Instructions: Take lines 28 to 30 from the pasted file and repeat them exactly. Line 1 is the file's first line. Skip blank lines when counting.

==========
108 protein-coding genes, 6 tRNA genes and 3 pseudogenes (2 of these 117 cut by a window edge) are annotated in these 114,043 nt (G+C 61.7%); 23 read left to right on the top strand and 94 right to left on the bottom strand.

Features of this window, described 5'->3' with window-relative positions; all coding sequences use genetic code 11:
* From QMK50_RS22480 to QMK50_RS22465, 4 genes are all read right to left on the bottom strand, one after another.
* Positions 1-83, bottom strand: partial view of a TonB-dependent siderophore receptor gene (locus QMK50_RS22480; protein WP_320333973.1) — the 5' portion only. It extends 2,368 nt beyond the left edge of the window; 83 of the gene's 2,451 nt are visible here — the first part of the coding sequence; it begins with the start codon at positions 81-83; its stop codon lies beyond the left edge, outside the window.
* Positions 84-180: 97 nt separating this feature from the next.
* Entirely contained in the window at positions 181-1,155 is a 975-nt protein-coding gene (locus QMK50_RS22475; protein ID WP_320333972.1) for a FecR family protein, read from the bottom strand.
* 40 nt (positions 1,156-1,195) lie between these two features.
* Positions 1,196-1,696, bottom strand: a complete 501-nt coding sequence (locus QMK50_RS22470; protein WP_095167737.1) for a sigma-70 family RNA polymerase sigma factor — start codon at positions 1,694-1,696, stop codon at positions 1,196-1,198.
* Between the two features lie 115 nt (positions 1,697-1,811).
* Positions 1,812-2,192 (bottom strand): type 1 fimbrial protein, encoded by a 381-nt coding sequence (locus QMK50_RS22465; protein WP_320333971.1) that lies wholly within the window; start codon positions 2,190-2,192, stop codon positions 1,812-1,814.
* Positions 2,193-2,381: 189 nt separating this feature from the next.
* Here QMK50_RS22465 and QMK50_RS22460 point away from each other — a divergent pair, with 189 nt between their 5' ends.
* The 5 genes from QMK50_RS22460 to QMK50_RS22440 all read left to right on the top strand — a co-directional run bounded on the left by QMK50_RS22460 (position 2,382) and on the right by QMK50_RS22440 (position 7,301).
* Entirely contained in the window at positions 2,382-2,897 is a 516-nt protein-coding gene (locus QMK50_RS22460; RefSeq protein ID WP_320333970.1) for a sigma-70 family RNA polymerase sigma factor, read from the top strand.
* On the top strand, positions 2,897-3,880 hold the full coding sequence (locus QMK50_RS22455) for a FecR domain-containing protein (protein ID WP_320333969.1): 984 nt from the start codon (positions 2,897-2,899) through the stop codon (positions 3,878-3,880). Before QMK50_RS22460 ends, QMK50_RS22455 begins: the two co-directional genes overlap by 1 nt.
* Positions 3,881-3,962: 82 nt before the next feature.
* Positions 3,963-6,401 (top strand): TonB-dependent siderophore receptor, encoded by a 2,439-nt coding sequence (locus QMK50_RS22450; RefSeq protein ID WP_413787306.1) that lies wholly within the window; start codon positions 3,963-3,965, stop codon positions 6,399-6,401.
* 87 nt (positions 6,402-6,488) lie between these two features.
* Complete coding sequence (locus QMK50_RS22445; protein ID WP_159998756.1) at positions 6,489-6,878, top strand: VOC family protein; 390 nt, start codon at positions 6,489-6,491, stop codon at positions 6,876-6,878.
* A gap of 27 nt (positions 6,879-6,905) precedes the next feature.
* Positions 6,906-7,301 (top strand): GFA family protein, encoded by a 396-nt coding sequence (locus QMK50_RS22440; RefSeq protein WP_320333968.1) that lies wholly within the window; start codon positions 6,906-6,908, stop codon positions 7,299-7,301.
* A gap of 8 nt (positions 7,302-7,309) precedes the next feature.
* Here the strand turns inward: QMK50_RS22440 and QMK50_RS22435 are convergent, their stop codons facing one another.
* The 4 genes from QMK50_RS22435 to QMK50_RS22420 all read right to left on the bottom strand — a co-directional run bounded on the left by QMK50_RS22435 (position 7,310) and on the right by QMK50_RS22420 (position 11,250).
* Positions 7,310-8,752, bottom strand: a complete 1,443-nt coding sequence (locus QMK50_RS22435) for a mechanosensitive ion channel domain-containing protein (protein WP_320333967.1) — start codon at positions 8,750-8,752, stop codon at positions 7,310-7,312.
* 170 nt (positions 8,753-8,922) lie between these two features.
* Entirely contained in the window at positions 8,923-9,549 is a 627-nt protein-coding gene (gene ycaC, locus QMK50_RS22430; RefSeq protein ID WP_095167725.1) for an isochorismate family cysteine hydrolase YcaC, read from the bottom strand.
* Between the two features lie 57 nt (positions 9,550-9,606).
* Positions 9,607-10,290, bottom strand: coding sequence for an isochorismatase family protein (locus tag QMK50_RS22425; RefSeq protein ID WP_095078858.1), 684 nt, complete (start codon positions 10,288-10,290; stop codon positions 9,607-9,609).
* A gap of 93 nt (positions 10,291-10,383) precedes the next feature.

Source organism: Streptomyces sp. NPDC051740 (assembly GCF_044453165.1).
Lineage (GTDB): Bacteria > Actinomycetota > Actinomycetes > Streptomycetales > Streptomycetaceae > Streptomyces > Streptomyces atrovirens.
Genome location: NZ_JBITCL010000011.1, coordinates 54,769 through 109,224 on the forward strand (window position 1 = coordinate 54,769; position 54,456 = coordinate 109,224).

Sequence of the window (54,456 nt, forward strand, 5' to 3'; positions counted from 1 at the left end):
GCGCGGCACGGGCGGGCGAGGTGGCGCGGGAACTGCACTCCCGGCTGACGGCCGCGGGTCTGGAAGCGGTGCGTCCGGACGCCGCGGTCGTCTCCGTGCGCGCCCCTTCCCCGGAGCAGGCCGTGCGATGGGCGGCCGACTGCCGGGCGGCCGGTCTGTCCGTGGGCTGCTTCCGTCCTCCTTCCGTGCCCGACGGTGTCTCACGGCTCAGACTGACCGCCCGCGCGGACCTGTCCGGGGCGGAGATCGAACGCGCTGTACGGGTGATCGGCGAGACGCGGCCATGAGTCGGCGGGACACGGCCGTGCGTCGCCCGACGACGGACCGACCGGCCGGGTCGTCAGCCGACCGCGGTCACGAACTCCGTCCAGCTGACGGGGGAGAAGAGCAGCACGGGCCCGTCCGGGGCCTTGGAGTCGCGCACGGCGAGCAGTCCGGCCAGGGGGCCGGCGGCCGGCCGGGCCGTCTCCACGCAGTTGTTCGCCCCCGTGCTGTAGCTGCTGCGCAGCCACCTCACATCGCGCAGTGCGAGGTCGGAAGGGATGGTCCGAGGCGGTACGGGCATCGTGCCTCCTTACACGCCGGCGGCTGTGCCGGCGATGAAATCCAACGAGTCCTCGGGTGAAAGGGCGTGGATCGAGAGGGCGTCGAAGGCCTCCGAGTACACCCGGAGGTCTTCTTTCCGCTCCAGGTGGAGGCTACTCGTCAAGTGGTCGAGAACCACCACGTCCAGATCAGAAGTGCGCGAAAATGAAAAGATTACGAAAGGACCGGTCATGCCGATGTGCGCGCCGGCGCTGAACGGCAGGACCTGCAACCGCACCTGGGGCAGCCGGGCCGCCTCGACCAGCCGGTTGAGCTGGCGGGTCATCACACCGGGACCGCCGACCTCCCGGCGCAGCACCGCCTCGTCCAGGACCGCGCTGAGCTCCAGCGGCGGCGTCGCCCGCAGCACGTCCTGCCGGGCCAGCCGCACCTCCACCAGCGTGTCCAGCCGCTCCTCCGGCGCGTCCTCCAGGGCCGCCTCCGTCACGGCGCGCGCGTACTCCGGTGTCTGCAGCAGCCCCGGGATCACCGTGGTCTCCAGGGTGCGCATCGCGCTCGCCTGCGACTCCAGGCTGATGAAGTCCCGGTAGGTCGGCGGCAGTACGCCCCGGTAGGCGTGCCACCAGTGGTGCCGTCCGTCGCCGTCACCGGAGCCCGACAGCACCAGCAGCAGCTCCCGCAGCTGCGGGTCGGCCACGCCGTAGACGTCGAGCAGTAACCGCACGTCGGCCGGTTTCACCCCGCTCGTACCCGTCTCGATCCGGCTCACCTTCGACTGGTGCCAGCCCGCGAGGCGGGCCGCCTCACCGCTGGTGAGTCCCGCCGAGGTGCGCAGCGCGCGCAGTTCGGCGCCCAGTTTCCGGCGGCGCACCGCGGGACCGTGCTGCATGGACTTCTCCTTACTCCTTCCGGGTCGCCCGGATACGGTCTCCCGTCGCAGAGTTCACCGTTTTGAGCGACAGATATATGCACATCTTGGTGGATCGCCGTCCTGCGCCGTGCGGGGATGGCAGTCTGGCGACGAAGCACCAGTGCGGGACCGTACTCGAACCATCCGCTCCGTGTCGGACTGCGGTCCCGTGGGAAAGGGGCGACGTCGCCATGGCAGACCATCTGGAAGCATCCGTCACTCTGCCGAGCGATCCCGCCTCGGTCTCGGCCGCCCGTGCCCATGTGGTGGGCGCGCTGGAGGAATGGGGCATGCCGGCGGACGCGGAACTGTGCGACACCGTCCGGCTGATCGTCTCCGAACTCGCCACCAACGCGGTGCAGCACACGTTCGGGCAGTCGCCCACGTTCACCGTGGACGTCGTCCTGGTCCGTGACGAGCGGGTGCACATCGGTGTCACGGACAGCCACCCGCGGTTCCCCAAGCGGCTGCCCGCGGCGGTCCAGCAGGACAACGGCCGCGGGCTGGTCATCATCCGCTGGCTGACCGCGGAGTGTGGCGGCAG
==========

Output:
* Between the two features lie 57 nt (positions 9,550-9,606).
* Positions 9,607-10,290, bottom strand: coding sequence for an isochorismatase family protein (locus tag QMK50_RS22425; RefSeq protein ID WP_095078858.1), 684 nt, complete (start codon positions 10,288-10,290; stop codon positions 9,607-9,609).
* A gap of 93 nt (positions 10,291-10,383) precedes the next feature.